Being a musician doesn't just mean jumping around a stage every night. The field of music is a vast and many-faceted one, and numerous opportunities exist for musicians of every stripe, skill set, and personality type. If performance isn't particularly your style, here are five jobs for musicians beyond performance.
If you love the idea of healing with music, this may well be the profession for you. The field of music therapy is growing rapidly, and institutions from hospitals to schools for disabled children have music therapists on their payroll. This job requires a minimum of a master's degree in music therapy, but also represents one of the best-paid professions in music.
Session work is often the bread and butter of working musicians, and the role of the session producer can be an especially lucrative one. Session producers oversee the organizing of session musicians and scheduling of studio time, and frequently have more than just a hand in the creative aspect of managing instrumentation, writing, and producing. Session producers may have degrees in music with a variety of specializations including performance, audio production, or composition, but many also have risen through independent study.
If the idea of writing songs for some of the biggest names in music while sipping coffee in your pajamas out on the balcony appeals to you, this job might be for you. Songwriters are often commissioned by studios and record companies to write music for and with performing artists – and while they might be required to spend time in the office at least from time to time, a lot of that work can be done from home. If writing music is your first love – especially if you have a composition degree or music songwriting certificate – this may be a great path to stroll down.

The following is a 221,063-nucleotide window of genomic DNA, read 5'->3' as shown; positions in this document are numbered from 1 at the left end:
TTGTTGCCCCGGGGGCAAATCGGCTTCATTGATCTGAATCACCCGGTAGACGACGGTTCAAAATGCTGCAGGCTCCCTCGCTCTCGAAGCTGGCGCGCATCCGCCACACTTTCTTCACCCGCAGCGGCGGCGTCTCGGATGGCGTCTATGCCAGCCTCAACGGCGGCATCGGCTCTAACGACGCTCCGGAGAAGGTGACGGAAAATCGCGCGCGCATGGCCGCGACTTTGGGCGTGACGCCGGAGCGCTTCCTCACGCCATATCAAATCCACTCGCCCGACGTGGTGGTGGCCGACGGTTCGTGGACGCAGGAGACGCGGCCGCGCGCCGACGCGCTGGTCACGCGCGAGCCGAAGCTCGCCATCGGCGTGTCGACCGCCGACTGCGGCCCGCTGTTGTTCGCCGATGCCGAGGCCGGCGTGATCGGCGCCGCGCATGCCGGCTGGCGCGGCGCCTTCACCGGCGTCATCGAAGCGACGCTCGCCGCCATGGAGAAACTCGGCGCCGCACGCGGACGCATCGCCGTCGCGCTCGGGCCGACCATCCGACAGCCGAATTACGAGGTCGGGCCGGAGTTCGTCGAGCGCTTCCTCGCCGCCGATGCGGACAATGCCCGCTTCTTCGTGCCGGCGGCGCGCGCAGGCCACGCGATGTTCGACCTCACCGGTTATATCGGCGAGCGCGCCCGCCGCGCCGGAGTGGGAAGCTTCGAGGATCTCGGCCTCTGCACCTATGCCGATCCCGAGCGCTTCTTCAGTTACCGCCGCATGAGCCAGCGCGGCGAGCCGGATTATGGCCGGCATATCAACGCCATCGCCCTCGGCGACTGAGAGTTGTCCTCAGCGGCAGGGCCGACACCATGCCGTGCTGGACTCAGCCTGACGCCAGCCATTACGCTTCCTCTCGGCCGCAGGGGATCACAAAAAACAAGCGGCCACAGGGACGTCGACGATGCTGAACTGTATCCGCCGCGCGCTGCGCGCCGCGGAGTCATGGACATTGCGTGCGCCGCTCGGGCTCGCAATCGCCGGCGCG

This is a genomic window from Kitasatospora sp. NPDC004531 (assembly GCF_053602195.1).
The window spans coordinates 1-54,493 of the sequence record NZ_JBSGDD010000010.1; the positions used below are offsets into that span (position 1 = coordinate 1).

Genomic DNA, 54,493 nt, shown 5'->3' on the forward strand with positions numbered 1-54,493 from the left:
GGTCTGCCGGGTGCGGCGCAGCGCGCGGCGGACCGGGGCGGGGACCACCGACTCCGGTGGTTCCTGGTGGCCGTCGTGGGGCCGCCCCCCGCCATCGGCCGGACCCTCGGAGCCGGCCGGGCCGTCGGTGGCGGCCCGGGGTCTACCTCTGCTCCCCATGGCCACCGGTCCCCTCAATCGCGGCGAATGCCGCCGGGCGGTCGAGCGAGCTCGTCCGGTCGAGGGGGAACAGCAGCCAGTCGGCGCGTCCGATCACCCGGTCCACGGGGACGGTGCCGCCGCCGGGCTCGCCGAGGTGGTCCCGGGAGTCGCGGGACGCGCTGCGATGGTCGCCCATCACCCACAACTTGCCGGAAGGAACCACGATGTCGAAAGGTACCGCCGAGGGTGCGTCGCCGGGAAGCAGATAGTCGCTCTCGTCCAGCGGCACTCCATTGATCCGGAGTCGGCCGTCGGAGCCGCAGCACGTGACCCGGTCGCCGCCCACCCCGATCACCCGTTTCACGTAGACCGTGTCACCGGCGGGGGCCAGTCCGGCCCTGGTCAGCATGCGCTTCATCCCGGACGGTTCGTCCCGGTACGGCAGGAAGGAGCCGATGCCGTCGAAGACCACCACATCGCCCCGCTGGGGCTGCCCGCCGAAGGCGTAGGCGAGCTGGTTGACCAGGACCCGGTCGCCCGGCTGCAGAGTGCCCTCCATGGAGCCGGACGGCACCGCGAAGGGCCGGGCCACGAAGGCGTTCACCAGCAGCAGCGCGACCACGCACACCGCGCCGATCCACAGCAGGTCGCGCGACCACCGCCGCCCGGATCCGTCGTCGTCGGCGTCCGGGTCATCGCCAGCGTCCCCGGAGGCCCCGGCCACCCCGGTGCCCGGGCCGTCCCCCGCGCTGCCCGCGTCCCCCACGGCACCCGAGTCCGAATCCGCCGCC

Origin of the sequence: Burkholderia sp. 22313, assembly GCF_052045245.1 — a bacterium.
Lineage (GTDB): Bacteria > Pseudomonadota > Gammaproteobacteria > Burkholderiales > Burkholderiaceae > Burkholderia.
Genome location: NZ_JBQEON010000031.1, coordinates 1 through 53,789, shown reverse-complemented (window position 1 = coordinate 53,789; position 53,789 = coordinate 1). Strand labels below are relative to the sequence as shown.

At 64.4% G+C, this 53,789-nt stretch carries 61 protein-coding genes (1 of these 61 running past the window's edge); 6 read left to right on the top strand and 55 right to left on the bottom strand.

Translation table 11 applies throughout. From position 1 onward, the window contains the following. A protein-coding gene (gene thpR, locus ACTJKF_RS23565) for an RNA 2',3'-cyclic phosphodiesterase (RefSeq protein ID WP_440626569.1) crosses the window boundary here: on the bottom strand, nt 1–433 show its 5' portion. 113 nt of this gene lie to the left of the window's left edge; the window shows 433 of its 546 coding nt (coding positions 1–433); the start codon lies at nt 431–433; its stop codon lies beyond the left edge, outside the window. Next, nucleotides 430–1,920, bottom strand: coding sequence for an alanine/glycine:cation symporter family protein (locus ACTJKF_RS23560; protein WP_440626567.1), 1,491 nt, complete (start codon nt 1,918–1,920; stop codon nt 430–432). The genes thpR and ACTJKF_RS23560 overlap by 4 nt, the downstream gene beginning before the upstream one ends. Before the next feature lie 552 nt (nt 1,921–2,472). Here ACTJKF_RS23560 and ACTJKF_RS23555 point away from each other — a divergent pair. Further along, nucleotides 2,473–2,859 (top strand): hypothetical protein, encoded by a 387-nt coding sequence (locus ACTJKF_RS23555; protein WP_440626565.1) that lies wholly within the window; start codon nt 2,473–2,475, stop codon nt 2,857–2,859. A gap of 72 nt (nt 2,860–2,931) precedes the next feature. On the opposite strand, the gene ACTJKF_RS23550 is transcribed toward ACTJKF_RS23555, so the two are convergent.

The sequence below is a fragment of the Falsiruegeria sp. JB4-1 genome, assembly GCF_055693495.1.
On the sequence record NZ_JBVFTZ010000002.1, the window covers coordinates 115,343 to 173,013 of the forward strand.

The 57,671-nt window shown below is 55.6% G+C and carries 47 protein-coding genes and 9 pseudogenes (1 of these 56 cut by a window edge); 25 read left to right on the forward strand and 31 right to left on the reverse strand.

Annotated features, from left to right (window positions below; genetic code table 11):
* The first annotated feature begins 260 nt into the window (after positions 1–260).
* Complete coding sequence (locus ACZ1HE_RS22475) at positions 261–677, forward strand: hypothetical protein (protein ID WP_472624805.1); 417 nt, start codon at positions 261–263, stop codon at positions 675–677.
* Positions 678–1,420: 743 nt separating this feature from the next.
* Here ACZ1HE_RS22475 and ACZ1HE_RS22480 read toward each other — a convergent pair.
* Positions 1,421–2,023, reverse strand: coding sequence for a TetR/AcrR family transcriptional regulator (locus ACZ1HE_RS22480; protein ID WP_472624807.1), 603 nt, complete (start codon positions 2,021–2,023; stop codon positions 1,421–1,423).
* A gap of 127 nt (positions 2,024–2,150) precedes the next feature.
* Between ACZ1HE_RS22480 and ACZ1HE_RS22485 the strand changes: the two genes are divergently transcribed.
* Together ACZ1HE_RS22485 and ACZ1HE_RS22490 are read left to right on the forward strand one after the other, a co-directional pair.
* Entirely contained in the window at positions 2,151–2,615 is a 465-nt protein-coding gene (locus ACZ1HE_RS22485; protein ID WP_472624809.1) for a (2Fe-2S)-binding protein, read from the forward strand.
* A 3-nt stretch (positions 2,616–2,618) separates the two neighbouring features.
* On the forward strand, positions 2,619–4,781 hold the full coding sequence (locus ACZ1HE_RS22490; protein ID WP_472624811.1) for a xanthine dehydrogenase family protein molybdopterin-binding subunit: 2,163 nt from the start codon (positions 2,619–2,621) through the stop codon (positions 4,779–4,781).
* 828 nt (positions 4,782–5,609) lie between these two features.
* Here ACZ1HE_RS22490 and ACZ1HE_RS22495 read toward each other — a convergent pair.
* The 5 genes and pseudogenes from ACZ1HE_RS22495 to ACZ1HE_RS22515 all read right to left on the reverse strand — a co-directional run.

The role of the private instructor is perfect for those who have a passion for teaching, but are perhaps less enthusiastic about doing it in a classroom of thirty. Private instructors typically must have at least a bachelor's degree in music or music education, but not always – instructors may qualify to teach at a music studio or store with sufficient experience of one or more instruments. Private instructors are typically fairly well-paid, particularly if they remain with the same studio or shop for many years.
Promoters are often working musicians or DJs themselves, and spend a lot of time behind the scenes helping to market other musicians, organizing shows and tours, or booking interviews. If show organization and marketing are passions of yours – especially if you did a music degree with a minor in marketing or business – the position of promoter may be one you'll want to chase, particularly with well-known music or media production companies.
Not all musicians are destined for arena tours – and not all musicians want the rock star life. Each of these jobs represent important roles within the music industry that the more introverted musician may find incredibly fulfilling.